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[ev-er] /ˈɛv ər/
at all times; always:
an ever-present danger; He is ever ready to find fault.
ever since then.
at any time:
Have you ever seen anything like it?
in any possible case; by any chance; at all (often used to intensify or emphasize a phrase or an emotional reaction as surprise or impatience):
How did you ever manage to do it? If the band ever plays again, we will dance.
South Midland and Southern U.S. every:
She rises early ever morning.
ever and again, now and then; from time to time.
Also, Literary, ever and anon.
ever so, to a great extent or degree; exceedingly:
They were ever so kind to me.
Origin of ever
before 1000; Middle English; Old English ǣfre
1. eternally, perpetually, constantly. See always.
1. never. Unabridged
Based on the Random House Dictionary, © Random House, Inc. 2015.
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Examples from the web for ever
  • The historical debate is as hot, and unsettled, as ever.
  • The rapidly spreading disease affects more people than ever before.
  • Hardly anybody involved in this movie had ever made one before, including me.
  • In the past several years, hoodies have become much more of an outlet for creative expression than ever before.
  • For all the concern expressed about the imminent demise of the college library, librarians are needed more than ever.
  • Formation of an ocean is a rare event, one few scientists have ever witnessed.
  • Rouse says with this pretty pattern to look at her second story view is better than ever.
  • We traveled further and controlled more land in a few weeks than what has ever been achieved in military history.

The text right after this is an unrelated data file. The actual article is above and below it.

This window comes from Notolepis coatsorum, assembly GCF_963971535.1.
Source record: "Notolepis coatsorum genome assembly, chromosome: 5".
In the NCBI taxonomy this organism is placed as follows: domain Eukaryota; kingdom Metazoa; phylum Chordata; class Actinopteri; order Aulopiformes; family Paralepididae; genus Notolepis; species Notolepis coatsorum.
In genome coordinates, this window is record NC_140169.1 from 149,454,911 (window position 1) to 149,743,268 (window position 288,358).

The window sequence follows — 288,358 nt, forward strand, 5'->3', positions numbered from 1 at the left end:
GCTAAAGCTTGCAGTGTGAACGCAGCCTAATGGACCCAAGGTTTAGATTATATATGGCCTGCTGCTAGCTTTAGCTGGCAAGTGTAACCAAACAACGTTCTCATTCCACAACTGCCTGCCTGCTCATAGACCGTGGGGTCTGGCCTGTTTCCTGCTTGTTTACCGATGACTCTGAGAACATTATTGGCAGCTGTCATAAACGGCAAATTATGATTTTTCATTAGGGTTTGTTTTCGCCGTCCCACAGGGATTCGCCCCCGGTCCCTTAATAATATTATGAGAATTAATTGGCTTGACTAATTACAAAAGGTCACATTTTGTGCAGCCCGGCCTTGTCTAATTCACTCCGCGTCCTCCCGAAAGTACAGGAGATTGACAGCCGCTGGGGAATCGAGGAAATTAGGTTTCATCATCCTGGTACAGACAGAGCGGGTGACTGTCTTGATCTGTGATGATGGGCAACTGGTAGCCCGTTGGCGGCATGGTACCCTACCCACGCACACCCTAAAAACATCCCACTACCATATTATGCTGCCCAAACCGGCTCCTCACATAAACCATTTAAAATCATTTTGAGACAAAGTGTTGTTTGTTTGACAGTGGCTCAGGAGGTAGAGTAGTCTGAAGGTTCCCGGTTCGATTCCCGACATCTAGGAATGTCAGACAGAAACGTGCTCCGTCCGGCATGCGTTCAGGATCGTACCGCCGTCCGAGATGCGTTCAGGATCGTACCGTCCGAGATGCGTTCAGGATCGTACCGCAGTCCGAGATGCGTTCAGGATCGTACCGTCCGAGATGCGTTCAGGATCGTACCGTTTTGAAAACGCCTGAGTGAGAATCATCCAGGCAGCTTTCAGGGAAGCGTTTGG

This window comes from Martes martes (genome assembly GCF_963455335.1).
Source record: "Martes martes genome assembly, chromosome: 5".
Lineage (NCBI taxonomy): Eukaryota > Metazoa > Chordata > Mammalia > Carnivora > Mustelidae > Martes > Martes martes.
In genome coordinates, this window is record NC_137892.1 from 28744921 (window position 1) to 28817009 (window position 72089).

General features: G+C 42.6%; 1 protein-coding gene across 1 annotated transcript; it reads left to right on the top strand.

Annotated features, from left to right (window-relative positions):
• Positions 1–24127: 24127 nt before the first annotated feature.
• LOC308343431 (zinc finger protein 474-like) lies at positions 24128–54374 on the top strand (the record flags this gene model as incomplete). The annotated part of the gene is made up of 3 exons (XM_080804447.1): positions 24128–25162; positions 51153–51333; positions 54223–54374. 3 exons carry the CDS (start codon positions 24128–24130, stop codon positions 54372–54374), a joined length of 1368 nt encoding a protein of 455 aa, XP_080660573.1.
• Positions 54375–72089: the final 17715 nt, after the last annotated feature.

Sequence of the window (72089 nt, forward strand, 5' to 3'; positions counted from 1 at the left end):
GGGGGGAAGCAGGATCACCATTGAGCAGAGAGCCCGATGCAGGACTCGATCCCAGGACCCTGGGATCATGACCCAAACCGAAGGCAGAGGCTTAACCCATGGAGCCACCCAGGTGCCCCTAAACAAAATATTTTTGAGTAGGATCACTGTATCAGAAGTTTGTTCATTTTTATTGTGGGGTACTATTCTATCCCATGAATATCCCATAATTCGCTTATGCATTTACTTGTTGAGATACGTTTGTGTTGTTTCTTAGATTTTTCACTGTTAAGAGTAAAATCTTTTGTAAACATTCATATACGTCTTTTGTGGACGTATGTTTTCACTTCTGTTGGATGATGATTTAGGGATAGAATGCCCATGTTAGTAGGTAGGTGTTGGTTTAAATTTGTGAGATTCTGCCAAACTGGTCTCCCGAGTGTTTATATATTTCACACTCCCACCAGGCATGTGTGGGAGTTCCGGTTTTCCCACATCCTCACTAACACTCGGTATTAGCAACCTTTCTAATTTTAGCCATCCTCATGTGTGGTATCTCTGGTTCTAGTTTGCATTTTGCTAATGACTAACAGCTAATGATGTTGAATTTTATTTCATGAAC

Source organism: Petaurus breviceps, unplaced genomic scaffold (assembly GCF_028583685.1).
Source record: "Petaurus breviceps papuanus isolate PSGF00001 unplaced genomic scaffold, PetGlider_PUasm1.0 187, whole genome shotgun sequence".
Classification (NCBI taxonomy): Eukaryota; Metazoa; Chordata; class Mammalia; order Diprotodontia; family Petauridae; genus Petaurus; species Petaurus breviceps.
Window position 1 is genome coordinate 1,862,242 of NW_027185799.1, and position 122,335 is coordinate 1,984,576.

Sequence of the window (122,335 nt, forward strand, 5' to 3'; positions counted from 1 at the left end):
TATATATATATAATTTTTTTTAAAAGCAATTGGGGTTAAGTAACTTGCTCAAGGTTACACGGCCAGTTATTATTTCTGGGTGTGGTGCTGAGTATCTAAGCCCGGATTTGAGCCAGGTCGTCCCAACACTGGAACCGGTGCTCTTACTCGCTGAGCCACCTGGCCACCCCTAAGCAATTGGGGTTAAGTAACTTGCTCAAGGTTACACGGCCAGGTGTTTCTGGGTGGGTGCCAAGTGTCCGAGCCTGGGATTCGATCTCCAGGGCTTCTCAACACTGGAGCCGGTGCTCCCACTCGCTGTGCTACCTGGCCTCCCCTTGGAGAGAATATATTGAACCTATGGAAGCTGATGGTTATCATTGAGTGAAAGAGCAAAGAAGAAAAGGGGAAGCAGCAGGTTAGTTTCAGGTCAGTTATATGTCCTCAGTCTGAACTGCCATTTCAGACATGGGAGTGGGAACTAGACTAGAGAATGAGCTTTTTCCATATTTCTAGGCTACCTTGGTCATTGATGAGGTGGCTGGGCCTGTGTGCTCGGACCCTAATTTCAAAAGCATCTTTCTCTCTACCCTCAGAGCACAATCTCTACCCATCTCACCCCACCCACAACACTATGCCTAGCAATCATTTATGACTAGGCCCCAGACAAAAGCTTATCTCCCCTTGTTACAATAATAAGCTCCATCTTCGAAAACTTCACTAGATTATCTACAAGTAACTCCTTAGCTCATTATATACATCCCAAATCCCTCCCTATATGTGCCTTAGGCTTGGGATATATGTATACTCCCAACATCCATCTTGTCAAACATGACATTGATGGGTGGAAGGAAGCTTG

• Don't even try unless you are adding a lot more value than the average daily newspaper ever did.
  • If you ever wanted to grow up to be a dinosaur hunter, now is the time to do it.
British Dictionary definitions for ever


at any time: have you ever seen it?
by any chance; in any case: how did you ever find out?
at all times; always: ever busy
in any possible way or manner: come as fast as ever you can
(informal, mainly Brit) (intensifier, in the phrases ever so, ever such, and ever such a): ever so good, ever such bad luck, ever such a waste
(archaic) ever and again, ever and anon, now and then; from time to time
(US & Canadian, slang) is he ever!, he displays the quality concerned in abundance
See also forever
Word Origin
Old English ǣfre, of uncertain origin
Collins English Dictionary - Complete & Unabridged 2012 Digital Edition
© William Collins Sons & Co. Ltd. 1979, 1986 © HarperCollins
Publishers 1998, 2000, 2003, 2005, 2006, 2007, 2009, 2012
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Word Origin and History for ever

Old English æfre "ever, at any time, always;" no cognates in any other Germanic language; perhaps a contraction of a in feore, literally "ever in life" (the expression a to fore is common in Old English writings).

First element is almost certainly related to Old English a "always, ever," from Proto-Germanic *aiwo, from PIE *aiw- "vital force, life, long life, eternity." (see eon). Liberman suggests second element is comparative adjectival suffix -re.

Online Etymology Dictionary, © 2010 Douglas Harper
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Slang definitions & phrases for ever



Really; truly; certainly •Used postpositively for emphasis: Boy, has it ever!/ Clinton's generation has already had its chance to make its tastes the country's tastes. Has it ever/ Did we win? Did we ever!

The Dictionary of American Slang, Fourth Edition by Barbara Ann Kipfer, PhD. and Robert L. Chapman, Ph.D.
Copyright (C) 2007 by HarperCollins Publishers.
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Idioms and Phrases with ever


In addition to the idiom beginning with
The American Heritage® Idioms Dictionary
Copyright © 2002, 2001, 1995 by Houghton Mifflin Company. Published by Houghton Mifflin Company.
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